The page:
Doug Beattie: This is not about spreading fear, it’s about seeing patients like my darling little grandson die on a waiting list
Things have never looked so grim for the Northern Ireland Health Service. Waiting lists are at record levels, exceeding 300,000, and there are over 7,000 job vacancies, which include over 2,500 front line staff: nurses, carers, doctors and pharmacists. These figures are creating real hardship for many in Northern Ireland.
Within the NHS there is real anger and frustration that they are being valued less than their counterparts in England, Scotland and Wales, yet due to poor resourcing and workforce management, many have to do extra work which is unpaid.
This has led to strike action by both clinical and non-clinical staff, taking us to a tipping point.
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This tipping point has been reached after years of failure to address very real and serious problems within the NHS in Northern Ireland.
Previous reports, including the 2015/16 Commissioning Plan, warned that "increased waiting times for assessment may result in delayed diagnosis of a serious life-threatening condition with reduced likelihood of successful outcomes. Spiralling waiting times could lead to severely delayed diagnosis of life-threatening illness."
This is not about spreading fear, rather it is a reality that has seen patients die on waiting lists as far back as 2016.
Cameron Tindale was an outgoing little boy, funny, cheeky, loving and naughty with a developing personality that countered his two brothers perfectly, making them three brothers each with their own unique stamp on life. In early 2016, Cameron had a serious, prolonged seizure that lasted over an hour and 10 minutes.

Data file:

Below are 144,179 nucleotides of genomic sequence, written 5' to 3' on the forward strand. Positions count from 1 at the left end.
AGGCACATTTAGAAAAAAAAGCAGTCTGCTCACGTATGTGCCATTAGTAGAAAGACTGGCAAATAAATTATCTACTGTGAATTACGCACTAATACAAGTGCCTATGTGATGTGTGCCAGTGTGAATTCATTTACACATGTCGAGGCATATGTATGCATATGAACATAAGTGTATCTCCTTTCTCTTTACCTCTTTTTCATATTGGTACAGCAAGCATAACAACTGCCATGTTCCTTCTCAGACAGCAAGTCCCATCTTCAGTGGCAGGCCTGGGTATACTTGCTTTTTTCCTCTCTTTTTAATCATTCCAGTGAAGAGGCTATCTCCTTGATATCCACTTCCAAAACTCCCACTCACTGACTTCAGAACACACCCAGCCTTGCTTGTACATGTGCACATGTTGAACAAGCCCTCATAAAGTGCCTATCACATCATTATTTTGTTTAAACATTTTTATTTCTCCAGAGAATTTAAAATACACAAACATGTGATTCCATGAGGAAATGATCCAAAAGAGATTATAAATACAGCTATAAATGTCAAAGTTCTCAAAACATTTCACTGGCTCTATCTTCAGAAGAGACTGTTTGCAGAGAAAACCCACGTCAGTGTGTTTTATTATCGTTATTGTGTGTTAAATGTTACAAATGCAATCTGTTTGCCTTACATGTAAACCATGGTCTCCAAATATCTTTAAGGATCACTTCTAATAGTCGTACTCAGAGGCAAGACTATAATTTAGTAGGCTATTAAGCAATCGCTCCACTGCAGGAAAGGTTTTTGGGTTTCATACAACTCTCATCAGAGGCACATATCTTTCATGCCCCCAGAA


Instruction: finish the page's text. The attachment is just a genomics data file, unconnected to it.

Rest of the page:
Rushed to hospital, he received expert care from medical staff who were diligent, professional and extremely well trained.
They managed to bring him out of the seizure and later he was sent for an MRI scan to see what might have caused this seizure at the level witnessed. Cameron's brothers, mother and grandmother all have epilepsy and have all at one stage or another needed medical intervention.
Later, drugs were used to control the condition, so Cameron should have been red-flagged and indeed he was.
Having been looked after in hospital, Cameron was sent home to await a second MRI that would be viewed as more accurate, given the first was taken immediately after a seizure and may not have given a true reading of what was going on. This MRI was scheduled to happen within four weeks of the first.
Eight weeks later, the letter finally arrived to call Cameron forward for his second MRI - it arrived on the day Cameron's family buried him following his sudden death in the middle of the night.
After this tragic incident the question was put to the NHS as to why the MRI was late - be it only four weeks, but late nevertheless.
The reply was both startling and concerning. The family were told that these types of delays are built into the system due to workload, and the pressure of too many patients and not enough capacity.
The coroner said it was an opportunity missed, but for the family that was too late.
Our doctors, nurses, porters, sterile unit workers, laundry staff, paramedics, ambulance drivers and domestic staff worked as a single unit, with every one playing a positive part in Cameron's treatment.
In the end it was time that proved to be the biggest danger. The same time that threatens thousands of patients as they wait for treatment they should have already received, but instead are languishing on waiting lists on a scale that patients in the rest of the United Kingdom simply do not have to accept.
Our NHS staff are right to go on strike because this is not just about pay - this is about how we run our NHS here in Northern Ireland, its resources, its people and most importantly its patients.
Cameron was 18 months old and died on an NHS waiting list. He was my grandson.
Doug Beattie is Ulster Unionist MLA for Upper Bann